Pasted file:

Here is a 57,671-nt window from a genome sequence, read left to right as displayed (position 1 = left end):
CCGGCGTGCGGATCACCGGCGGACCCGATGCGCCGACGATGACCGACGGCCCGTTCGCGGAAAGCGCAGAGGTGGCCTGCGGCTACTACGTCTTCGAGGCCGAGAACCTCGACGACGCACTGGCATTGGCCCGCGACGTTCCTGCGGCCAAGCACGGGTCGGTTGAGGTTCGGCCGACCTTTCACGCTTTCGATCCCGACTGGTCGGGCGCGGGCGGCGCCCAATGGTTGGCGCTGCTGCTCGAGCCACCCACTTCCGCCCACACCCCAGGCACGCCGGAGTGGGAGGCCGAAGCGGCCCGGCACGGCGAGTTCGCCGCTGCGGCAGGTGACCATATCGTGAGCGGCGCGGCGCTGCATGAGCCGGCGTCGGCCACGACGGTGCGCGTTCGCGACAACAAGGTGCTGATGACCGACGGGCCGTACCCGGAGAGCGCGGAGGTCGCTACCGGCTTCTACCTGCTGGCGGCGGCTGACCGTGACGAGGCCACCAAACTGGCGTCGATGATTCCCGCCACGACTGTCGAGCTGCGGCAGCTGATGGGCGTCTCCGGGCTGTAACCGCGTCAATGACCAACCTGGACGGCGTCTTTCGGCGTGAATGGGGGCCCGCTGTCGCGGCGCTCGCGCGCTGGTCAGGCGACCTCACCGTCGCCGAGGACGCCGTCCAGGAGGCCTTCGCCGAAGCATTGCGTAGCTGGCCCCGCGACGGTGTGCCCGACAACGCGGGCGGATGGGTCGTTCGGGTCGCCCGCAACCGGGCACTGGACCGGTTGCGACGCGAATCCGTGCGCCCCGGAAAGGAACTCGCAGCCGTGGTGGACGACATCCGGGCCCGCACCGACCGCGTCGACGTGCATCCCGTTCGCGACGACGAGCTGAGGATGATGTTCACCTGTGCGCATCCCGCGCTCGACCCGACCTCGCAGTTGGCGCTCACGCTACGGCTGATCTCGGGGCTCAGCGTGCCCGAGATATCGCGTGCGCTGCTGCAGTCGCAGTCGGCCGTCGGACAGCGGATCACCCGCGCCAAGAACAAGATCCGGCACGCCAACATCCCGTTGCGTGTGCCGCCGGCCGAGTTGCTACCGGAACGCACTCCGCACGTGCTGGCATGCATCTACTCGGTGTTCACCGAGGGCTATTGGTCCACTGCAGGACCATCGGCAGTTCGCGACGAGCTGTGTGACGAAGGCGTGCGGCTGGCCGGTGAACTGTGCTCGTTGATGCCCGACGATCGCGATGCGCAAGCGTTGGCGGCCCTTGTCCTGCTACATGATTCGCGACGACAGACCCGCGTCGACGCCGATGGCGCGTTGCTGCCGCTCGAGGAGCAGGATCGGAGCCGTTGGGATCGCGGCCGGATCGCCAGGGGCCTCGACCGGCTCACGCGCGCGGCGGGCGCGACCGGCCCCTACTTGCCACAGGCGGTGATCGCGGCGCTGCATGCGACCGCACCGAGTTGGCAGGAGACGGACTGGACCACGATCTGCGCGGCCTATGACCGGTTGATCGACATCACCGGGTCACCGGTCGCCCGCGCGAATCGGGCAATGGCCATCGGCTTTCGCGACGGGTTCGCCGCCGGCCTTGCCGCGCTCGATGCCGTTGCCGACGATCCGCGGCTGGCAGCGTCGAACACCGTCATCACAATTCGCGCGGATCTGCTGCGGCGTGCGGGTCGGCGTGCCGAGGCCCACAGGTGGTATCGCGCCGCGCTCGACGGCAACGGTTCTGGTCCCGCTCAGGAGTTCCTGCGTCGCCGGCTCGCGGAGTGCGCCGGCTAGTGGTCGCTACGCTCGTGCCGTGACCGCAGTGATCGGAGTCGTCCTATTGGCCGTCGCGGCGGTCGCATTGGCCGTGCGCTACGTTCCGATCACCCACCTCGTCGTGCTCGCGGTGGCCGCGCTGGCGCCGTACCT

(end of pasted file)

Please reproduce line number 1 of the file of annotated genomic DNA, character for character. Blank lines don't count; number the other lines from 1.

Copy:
Here is a 57,671-nt window from a genome sequence, read left to right as displayed (position 1 = left end):